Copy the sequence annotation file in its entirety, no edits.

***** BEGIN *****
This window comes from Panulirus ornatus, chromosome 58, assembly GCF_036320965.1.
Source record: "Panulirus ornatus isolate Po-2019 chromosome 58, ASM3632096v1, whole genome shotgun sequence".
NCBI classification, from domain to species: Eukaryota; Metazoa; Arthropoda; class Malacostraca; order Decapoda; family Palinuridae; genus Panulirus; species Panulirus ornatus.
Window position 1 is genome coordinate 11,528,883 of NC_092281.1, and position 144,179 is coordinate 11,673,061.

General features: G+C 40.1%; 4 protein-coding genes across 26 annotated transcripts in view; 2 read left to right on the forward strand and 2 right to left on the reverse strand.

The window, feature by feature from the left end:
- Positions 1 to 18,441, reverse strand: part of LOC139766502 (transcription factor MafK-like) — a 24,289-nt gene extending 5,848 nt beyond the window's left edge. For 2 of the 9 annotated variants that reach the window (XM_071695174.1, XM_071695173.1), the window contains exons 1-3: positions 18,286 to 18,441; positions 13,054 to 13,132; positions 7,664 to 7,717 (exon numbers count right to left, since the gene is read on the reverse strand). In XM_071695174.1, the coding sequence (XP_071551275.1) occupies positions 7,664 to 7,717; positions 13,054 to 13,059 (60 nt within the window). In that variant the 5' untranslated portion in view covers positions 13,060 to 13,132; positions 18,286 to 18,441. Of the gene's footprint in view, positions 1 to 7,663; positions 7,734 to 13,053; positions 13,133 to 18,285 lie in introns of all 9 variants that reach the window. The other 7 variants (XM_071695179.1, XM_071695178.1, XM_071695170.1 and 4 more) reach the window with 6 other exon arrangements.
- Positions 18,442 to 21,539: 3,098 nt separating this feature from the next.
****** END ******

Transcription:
This window comes from Panulirus ornatus, chromosome 58, assembly GCF_036320965.1.
Source record: "Panulirus ornatus isolate Po-2019 chromosome 58, ASM3632096v1, whole genome shotgun sequence".
NCBI classification, from domain to species: Eukaryota; Metazoa; Arthropoda; class Malacostraca; order Decapoda; family Palinuridae; genus Panulirus; species Panulirus ornatus.
Window position 1 is genome coordinate 11,528,883 of NC_092281.1, and position 144,179 is coordinate 11,673,061.

General features: G+C 40.1%; 4 protein-coding genes across 26 annotated transcripts in view; 2 read left to right on the forward strand and 2 right to left on the reverse strand.

The window, feature by feature from the left end:
- Positions 1 to 18,441, reverse strand: part of LOC139766502 (transcription factor MafK-like) — a 24,289-nt gene extending 5,848 nt beyond the window's left edge. For 2 of the 9 annotated variants that reach the window (XM_071695174.1, XM_071695173.1), the window contains exons 1-3: positions 18,286 to 18,441; positions 13,054 to 13,132; positions 7,664 to 7,717 (exon numbers count right to left, since the gene is read on the reverse strand). In XM_071695174.1, the coding sequence (XP_071551275.1) occupies positions 7,664 to 7,717; positions 13,054 to 13,059 (60 nt within the window). In that variant the 5' untranslated portion in view covers positions 13,060 to 13,132; positions 18,286 to 18,441. Of the gene's footprint in view, positions 1 to 7,663; positions 7,734 to 13,053; positions 13,133 to 18,285 lie in introns of all 9 variants that reach the window. The other 7 variants (XM_071695179.1, XM_071695178.1, XM_071695170.1 and 4 more) reach the window with 6 other exon arrangements.
- Positions 18,442 to 21,539: 3,098 nt separating this feature from the next.